Find Information About:

Drugs & Supplements

Get information and reviews on prescription drugs, over-the-counter medications, vitamins, and supplements. Search by name or medical condition.

Pill Identifier

Pill Identifier

Having trouble identifying your pills?

Enter the shape, color, or imprint of your prescription or OTC drug. Our pill identification tool will display pictures that you can compare to your pill.

Get Started

My Medicine

Save your medicine, check interactions, sign up for FDA alerts, create family profiles and more.

Get Started

WebMD Health Experts and Community

Talk to health experts and other people like you in WebMD's Communities. It's a safe forum where you can create or participate in support groups and discussions about health topics that interest you.

  • Second Opinion

    Second Opinion

    Read expert perspectives on popular health topics.

  • Community


    Connect with people like you, and get expert guidance on living a healthy life.

Got a health question? Get answers provided by leading organizations, doctors, and experts.

Get Answers

Sign up to receive WebMD's award-winning content delivered to your inbox.

Sign Up

Health & Parenting

Select An Article
Font Size

9 Mistakes to Avoid With Your Toddler

These parenting missteps are common, but you can navigate around them with smart strategies.
By David Freeman
WebMD Feature

Toddlers -- full of energy and eager to test your limits as well as their legs -- can be a particular challenge for parents. But even though children don't come with an owner’s manual, the adventure can be more fun if you're aware of a few common mistakes parents make and how to avoid them.

Mistake 1: Being Inconsistent

Toddlers do best when they know what to expect, whether it's what time they bathe and go to bed or what consequences they'll face for misbehaving. The more consistent and predictable things are, the more resilient and agreeable a toddler is likely to be.

Fix it: As much as you can, keep regular routines for your child. Consistency can be a challenge when parents (or other caregivers) don't see eye to eye.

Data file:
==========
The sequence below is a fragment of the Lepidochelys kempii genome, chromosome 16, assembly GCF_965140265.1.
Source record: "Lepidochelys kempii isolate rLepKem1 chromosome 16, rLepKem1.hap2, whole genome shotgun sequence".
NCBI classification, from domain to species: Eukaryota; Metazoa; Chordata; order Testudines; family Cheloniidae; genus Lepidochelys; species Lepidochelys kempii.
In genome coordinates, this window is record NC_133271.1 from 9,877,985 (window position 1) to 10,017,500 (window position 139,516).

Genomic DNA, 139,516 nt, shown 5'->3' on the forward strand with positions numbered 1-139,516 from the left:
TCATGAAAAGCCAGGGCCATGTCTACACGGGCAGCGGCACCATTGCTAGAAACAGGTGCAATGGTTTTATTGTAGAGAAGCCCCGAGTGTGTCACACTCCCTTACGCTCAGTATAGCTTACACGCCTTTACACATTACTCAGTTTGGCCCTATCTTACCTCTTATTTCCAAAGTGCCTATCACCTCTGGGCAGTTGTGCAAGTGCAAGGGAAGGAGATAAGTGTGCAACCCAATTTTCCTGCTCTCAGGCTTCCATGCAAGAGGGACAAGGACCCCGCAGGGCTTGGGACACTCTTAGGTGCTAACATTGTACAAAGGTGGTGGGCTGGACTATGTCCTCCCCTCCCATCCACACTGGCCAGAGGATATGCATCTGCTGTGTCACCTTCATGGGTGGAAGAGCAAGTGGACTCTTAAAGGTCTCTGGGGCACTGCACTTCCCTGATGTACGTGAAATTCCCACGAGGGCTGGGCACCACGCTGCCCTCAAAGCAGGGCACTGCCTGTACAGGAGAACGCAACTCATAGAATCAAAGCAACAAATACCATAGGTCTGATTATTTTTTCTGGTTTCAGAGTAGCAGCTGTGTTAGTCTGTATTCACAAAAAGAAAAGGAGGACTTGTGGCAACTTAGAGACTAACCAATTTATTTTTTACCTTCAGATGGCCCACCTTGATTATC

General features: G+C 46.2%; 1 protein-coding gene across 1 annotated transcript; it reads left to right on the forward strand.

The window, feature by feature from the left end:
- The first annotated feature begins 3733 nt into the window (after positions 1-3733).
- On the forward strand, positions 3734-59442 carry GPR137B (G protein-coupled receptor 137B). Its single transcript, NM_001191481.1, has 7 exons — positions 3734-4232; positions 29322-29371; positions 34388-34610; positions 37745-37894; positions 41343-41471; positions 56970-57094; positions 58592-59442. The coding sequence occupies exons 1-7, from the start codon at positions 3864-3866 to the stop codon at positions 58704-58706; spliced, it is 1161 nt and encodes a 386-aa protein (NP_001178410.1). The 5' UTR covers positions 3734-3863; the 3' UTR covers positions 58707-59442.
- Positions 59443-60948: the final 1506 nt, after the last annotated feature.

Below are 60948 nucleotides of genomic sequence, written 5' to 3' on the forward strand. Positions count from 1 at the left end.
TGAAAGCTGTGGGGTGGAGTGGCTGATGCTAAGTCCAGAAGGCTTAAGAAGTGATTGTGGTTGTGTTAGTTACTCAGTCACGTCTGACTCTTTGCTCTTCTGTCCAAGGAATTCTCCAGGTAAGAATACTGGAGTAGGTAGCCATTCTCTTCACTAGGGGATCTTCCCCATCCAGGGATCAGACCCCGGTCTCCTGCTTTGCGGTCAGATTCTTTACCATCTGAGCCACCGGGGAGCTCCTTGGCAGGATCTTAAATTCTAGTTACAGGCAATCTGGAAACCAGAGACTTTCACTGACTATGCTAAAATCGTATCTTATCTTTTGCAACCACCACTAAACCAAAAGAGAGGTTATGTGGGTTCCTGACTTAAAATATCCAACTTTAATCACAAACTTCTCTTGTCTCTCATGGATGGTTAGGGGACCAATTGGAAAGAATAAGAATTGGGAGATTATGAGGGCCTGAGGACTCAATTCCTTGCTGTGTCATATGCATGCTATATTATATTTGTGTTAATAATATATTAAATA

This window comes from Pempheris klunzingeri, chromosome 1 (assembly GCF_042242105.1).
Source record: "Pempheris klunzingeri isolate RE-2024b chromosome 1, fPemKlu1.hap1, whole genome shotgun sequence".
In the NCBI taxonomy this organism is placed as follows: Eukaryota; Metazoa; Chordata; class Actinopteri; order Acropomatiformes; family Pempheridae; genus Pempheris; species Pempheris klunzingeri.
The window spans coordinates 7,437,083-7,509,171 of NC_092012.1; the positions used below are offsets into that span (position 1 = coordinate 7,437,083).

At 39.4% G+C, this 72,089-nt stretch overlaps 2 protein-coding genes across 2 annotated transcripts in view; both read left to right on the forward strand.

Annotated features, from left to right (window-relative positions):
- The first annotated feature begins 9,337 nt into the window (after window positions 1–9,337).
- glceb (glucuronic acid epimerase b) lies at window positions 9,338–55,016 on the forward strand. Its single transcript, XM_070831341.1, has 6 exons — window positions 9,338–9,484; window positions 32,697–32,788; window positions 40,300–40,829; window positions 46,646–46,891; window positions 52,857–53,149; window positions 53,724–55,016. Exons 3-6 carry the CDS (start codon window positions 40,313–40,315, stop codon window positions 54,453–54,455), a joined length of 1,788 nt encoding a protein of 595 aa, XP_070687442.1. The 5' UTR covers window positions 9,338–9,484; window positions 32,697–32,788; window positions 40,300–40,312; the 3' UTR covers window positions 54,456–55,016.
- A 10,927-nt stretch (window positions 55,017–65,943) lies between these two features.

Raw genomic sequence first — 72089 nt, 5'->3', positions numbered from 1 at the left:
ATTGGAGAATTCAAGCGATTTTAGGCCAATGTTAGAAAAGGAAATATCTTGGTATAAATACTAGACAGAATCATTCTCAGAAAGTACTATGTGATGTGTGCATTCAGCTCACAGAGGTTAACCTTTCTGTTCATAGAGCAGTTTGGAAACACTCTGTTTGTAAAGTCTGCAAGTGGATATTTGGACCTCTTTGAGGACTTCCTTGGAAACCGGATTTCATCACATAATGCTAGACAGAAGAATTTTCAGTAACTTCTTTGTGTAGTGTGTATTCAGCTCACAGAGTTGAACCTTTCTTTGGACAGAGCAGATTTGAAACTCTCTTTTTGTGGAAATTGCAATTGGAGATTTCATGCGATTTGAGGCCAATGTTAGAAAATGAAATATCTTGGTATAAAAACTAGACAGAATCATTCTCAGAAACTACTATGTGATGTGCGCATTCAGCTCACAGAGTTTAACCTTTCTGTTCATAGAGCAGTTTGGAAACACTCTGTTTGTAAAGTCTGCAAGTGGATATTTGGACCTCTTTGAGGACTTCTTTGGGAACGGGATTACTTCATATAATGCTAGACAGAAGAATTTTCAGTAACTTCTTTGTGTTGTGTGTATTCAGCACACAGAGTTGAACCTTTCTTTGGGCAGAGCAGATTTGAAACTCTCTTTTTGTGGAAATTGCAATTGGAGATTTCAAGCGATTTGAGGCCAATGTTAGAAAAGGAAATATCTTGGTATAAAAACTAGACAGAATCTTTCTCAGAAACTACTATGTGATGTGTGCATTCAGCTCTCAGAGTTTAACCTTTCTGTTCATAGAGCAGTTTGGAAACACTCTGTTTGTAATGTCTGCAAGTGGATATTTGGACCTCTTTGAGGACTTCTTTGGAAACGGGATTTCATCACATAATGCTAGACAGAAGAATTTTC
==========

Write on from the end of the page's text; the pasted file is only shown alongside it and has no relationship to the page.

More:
If you're not sure how best to react when your child dumps food on the floor or ignores bedtime, sit down with your partner to decide ahead of time how you'll both respond -- and then stick with it.

"You don't want to send mixed messages," pediatrician Tanya Remer Altmann, the author of Mommy Calls: Dr. Tanya Answers Parents' Top 101 Questions about Babies and Toddlers, says, "you really want to be consistent."

Mistake 2: Overdoing Family Time

It's fun to spend time with the whole family. But some parents go overboard on family time.

Clinical psychologist Thomas Phelan, author of 1-2-3 Magic, says, "Kids cherish time alone with one parent." He points out, "One-on-one time is fun for parents too, because there's no sibling rivalry to contend with."

Fix it: It's easy to spend one-on-one time with a toddler. Phelan recommends simply getting down on the floor together and playing. At bedtime, enjoy reading a book together or tell stories to your child.

Next Article:

Today on WebMD

Girl holding up card with BMI written
Is your child at a healthy weight?
toddler climbing
What happens in your child’s second year.
father and son with laundry basket
Get your kids to help around the house.
boy frowning at brocolli
Tips for dealing with mealtime mayhem
mother and daughter talking
child brushing his teeth
Sipping hot tea
Young woman holding lip at dentists office
Which Vaccines Do Adults Need
rl with friends
tissue box
Child with adhd